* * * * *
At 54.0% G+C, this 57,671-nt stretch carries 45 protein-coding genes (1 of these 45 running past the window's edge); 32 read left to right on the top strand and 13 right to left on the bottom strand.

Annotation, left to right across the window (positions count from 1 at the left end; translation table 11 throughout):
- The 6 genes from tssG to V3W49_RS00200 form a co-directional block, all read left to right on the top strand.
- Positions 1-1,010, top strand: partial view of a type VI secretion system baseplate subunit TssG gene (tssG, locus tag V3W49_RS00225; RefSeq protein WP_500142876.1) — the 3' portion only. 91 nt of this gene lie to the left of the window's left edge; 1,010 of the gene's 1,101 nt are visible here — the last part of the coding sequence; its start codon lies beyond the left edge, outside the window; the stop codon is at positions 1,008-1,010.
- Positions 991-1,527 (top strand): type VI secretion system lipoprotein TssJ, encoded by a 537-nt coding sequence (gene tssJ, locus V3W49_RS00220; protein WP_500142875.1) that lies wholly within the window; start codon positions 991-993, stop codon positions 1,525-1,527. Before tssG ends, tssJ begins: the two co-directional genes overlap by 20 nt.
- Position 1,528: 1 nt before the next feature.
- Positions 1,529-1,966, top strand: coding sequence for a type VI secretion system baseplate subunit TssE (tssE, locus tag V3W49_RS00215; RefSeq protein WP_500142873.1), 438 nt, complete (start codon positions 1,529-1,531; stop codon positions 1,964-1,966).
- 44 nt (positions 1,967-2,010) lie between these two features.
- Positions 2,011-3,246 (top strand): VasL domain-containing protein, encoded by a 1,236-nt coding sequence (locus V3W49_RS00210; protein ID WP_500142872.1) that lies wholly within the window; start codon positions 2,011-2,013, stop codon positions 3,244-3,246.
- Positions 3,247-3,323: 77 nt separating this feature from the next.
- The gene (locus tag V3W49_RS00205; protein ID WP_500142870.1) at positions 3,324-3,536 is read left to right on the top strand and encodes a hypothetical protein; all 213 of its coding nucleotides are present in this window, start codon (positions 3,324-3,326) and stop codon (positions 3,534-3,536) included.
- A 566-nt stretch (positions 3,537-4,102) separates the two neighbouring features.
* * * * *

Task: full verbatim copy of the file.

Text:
At 54.0% G+C, this 57,671-nt stretch carries 45 protein-coding genes (1 of these 45 running past the window's edge); 32 read left to right on the top strand and 13 right to left on the bottom strand.

Annotation, left to right across the window (positions count from 1 at the left end; translation table 11 throughout):
- The 6 genes from tssG to V3W49_RS00200 form a co-directional block, all read left to right on the top strand.
- Positions 1-1,010, top strand: partial view of a type VI secretion system baseplate subunit TssG gene (tssG, locus tag V3W49_RS00225; RefSeq protein WP_500142876.1) — the 3' portion only. 91 nt of this gene lie to the left of the window's left edge; 1,010 of the gene's 1,101 nt are visible here — the last part of the coding sequence; its start codon lies beyond the left edge, outside the window; the stop codon is at positions 1,008-1,010.
- Positions 991-1,527 (top strand): type VI secretion system lipoprotein TssJ, encoded by a 537-nt coding sequence (gene tssJ, locus V3W49_RS00220; protein WP_500142875.1) that lies wholly within the window; start codon positions 991-993, stop codon positions 1,525-1,527. Before tssG ends, tssJ begins: the two co-directional genes overlap by 20 nt.
- Position 1,528: 1 nt before the next feature.
- Positions 1,529-1,966, top strand: coding sequence for a type VI secretion system baseplate subunit TssE (tssE, locus tag V3W49_RS00215; RefSeq protein WP_500142873.1), 438 nt, complete (start codon positions 1,529-1,531; stop codon positions 1,964-1,966).
- 44 nt (positions 1,967-2,010) lie between these two features.
- Positions 2,011-3,246 (top strand): VasL domain-containing protein, encoded by a 1,236-nt coding sequence (locus V3W49_RS00210; protein ID WP_500142872.1) that lies wholly within the window; start codon positions 2,011-2,013, stop codon positions 3,244-3,246.
- Positions 3,247-3,323: 77 nt separating this feature from the next.
- The gene (locus tag V3W49_RS00205; protein ID WP_500142870.1) at positions 3,324-3,536 is read left to right on the top strand and encodes a hypothetical protein; all 213 of its coding nucleotides are present in this window, start codon (positions 3,324-3,326) and stop codon (positions 3,534-3,536) included.
- A 566-nt stretch (positions 3,537-4,102) separates the two neighbouring features.